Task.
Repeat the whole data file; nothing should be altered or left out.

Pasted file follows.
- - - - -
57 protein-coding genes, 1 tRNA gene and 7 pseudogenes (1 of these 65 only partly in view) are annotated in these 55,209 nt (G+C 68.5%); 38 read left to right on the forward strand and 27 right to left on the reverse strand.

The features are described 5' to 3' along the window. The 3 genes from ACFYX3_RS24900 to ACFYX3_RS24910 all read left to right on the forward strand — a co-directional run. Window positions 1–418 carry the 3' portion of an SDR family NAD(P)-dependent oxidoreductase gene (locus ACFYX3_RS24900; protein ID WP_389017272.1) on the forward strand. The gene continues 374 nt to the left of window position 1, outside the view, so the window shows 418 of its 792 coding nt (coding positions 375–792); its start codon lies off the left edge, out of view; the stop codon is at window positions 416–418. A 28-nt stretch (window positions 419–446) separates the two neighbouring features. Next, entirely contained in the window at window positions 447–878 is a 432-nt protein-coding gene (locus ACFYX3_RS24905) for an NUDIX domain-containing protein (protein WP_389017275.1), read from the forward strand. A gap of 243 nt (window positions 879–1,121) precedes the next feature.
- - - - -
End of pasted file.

57 protein-coding genes, 1 tRNA gene and 7 pseudogenes (1 of these 65 only partly in view) are annotated in these 55,209 nt (G+C 68.5%); 38 read left to right on the forward strand and 27 right to left on the reverse strand.

The features are described 5' to 3' along the window. The 3 genes from ACFYX3_RS24900 to ACFYX3_RS24910 all read left to right on the forward strand — a co-directional run. Window positions 1–418 carry the 3' portion of an SDR family NAD(P)-dependent oxidoreductase gene (locus ACFYX3_RS24900; protein ID WP_389017272.1) on the forward strand. The gene continues 374 nt to the left of window position 1, outside the view, so the window shows 418 of its 792 coding nt (coding positions 375–792); its start codon lies off the left edge, out of view; the stop codon is at window positions 416–418. A 28-nt stretch (window positions 419–446) separates the two neighbouring features. Next, entirely contained in the window at window positions 447–878 is a 432-nt protein-coding gene (locus ACFYX3_RS24905) for an NUDIX domain-containing protein (protein WP_389017275.1), read from the forward strand. A gap of 243 nt (window positions 879–1,121) precedes the next feature.